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Thread: Ethical frameworks

  1. #1

    Default Ethical frameworks

    Has anyone experimented with using different ethical frameworks?

    This is kinda a philosophy 101 question, but I still think it could spark some good discussion.

    I'm a fan of virtue ethics myself, but MacIntyre and some other virtue ethicists seem a bit reactionary to me.

    Thoughts?

  2. #2

  3. #3

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    Quote Originally Posted by solviturambulando View Post
    Has anyone experimented with using different ethical frameworks?

    This is kinda a philosophy 101 question, but I still think it could spark some good discussion.

    I'm a fan of virtue ethics myself, but MacIntyre and some other virtue ethicists seem a bit reactionary to me.

    Thoughts?
    I personally have not experimented with any type of ethical framework, however I'll be sure to point Charlie F in this direction when he gets home from work - he recently graduated with a first in philosophy so I'm sure he'll be interested in this.

    In the meantime - care to share your own ideals?

  4. #4

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    I'm know what ethical frameworks are but I've never really looked into ones that are in books. My basic ethical code is don't harm other and try to make yourself happy. As long as you are doing those two things, I see no problems. Obviously you have to have a job so you can live but I mean long term happiness. Plus my job will make me happy.

  5. #5

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    Learning out about different ethical theories is quite important in my opinion, and I think it's a shame that ethics (and philosophy in general) are only really taught in higher level education.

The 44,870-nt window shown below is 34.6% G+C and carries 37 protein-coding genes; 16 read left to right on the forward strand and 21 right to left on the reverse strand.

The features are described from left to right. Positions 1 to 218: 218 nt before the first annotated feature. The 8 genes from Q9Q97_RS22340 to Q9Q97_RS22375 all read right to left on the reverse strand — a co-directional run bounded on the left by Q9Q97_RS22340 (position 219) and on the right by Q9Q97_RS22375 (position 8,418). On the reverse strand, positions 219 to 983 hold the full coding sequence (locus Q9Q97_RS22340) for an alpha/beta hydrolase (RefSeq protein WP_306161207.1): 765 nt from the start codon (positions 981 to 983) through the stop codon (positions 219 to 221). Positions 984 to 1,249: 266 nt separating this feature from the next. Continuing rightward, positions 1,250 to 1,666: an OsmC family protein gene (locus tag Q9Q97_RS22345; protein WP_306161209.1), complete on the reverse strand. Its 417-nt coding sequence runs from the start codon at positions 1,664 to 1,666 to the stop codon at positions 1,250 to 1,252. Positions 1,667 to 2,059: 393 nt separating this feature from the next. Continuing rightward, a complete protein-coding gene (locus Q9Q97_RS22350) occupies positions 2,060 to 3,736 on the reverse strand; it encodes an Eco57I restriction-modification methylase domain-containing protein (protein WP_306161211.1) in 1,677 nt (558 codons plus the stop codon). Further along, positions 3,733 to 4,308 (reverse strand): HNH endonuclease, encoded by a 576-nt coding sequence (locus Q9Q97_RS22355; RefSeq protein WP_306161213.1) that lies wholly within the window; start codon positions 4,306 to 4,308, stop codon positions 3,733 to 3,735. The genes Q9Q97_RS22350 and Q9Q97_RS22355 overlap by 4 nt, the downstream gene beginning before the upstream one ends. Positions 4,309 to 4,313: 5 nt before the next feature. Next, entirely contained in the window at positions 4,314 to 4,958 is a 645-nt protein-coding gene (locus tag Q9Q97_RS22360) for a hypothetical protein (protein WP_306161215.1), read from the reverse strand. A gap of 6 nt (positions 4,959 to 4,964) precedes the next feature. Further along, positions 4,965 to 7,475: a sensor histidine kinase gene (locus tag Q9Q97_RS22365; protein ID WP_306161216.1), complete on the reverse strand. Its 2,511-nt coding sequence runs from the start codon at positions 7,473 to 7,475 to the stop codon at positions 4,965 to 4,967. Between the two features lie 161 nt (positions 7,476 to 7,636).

I definitely share the view of virtue ethics, in particular the theories of Hursthouse and Foot. Virtue ethics, in general, seeks to answer the question "what is a good person?", rather than answer the question "was it a good action?". The second question gets answered by the first, in Hursthouse's case the morally right action is the action that a virtuous person would (characteristically) do in the circumstances.
    Other theories tend to work in the other way, they state what a morally right action is, and then say that that a moral person is one who performs moral actions.

    Virtue ethics comes up with a list of virtues (for example: patience, courage, modesty), positive character traits, and vices (for example: being short tempered, being dishonest, lacking empathy), negative character traits. One can use these virtues and vices when deciding what to do in a moral situation.

    It's worth spending time thinking about different ways of ethical reasoning, and thinking about the different problems each have. Virtue ethics is sometimes criticised for not being able to provide proper guidance when facing a moral problem. If one is meant to act how a virtue person would act, we first need to know what a virtue person would do. And what about cases where virtues seem to contract each other?

  6. #6

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    I have had a life long problem with being altruistic but a decade of therapy and tons of $ have helped make me think of myself occasionaly.

  7. #7

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    If you want to apply an ethical framework to revealing one's diaper fetishism to someone else it kind of limits the approach you can take in making YOUR diaper "thing" known to others. Care to more quantify what it is you're asking and qualify what it is you're asking and why?

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